Post by Howard Pierpont, International Association for Disaster Preparedness and Response
Disasters happen all the time. The Federal government declares on average one disaster per week. The reality is most disasters do not have national focus. Often an issue can be localized to a community, a neighborhood, or a single facility. Every disaster is personal when it occurs inside your organization. A ruptured pipe, overflowing faucet, wide temperature fluctuations, and external factors can impact the organization.
Recently, I was invited to participate in a day-long, interactive workshop in Caguas, Puerto Rico, to teach how to successfully engage small businesses so they are better prepared for future disasters and crises. The hands-on workshop covered the basics of how to deliver business continuity training to the local community. The audience included commercial as well as not-for-profit organizations.
I invite you to review the presentations included here.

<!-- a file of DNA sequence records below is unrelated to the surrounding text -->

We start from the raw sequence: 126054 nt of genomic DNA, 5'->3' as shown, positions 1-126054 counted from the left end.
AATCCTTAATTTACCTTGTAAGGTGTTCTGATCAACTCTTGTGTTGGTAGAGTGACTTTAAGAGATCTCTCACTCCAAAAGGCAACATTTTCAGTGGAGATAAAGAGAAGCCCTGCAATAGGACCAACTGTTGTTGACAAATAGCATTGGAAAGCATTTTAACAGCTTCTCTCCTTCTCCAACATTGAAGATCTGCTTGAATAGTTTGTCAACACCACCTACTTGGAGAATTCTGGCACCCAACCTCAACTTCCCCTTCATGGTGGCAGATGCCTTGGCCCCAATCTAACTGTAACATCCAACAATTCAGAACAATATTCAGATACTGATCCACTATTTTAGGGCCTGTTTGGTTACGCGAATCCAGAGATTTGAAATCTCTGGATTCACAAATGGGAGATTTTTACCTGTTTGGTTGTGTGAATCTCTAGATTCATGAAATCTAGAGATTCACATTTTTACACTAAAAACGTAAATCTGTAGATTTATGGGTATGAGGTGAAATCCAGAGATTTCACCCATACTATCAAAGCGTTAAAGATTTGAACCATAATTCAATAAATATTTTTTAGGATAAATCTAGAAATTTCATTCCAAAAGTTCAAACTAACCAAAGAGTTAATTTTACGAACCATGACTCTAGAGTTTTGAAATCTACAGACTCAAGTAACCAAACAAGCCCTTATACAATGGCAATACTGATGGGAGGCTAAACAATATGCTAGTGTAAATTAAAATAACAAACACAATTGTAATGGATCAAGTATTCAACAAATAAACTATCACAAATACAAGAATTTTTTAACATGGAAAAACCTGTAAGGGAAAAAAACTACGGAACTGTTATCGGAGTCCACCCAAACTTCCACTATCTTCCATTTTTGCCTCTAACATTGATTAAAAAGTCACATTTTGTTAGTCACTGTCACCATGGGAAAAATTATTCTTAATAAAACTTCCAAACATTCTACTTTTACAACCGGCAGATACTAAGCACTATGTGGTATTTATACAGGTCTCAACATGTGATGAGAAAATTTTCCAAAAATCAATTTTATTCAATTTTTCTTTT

Additional websites with great reference material include:
• Open For Business
• US Small Business Administration (SBA), which also act as one of the financial clearinghouses for FEMA
• Prepare My Business.org, a sponsored website from the SBA
• The Ready Rating program from the American Red Cross
• Insurance Institute for Business and Home Safety, funded by insurance companies
• The Voluntary Private Sector Preparedness Program – PS-Prep™ & Small Business Preparedness (last updated 8/6/2014)
• FEMA Program Resources (last updated 8/7/2014)
Feel free to contact me with any questions you might have.
Board Chair, DERA, International Association for Disaster Preparedness and Response
The 2014 National Preparedness Month theme is: “Be Disaster Aware, Take Action to Prepare.” NPM will culminate with National PrepareAthon! Day on September 30. Throughout the month of September, the NPM website will offer valuable preparedness information to raise awareness about disasters and encourage participation on the last day of the campaign on National PrepareAthon! Day. Here are some of the resources available on the NPM website to help you get started: